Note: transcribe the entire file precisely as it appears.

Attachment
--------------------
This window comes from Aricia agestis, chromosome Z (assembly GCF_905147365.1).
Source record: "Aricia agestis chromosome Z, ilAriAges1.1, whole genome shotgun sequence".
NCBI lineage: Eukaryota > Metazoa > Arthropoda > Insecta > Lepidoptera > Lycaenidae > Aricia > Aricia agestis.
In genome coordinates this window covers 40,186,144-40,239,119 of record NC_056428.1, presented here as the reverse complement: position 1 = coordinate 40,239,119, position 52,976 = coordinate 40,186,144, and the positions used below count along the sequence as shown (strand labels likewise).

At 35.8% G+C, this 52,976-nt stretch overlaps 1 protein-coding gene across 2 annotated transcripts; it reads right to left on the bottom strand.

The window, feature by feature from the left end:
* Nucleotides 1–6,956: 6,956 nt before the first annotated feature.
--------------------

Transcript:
This window comes from Aricia agestis, chromosome Z (assembly GCF_905147365.1).
Source record: "Aricia agestis chromosome Z, ilAriAges1.1, whole genome shotgun sequence".
NCBI lineage: Eukaryota > Metazoa > Arthropoda > Insecta > Lepidoptera > Lycaenidae > Aricia > Aricia agestis.
In genome coordinates this window covers 40,186,144-40,239,119 of record NC_056428.1, presented here as the reverse complement: position 1 = coordinate 40,239,119, position 52,976 = coordinate 40,186,144, and the positions used below count along the sequence as shown (strand labels likewise).

At 35.8% G+C, this 52,976-nt stretch overlaps 1 protein-coding gene across 2 annotated transcripts; it reads right to left on the bottom strand.

The window, feature by feature from the left end:
* Nucleotides 1–6,956: 6,956 nt before the first annotated feature.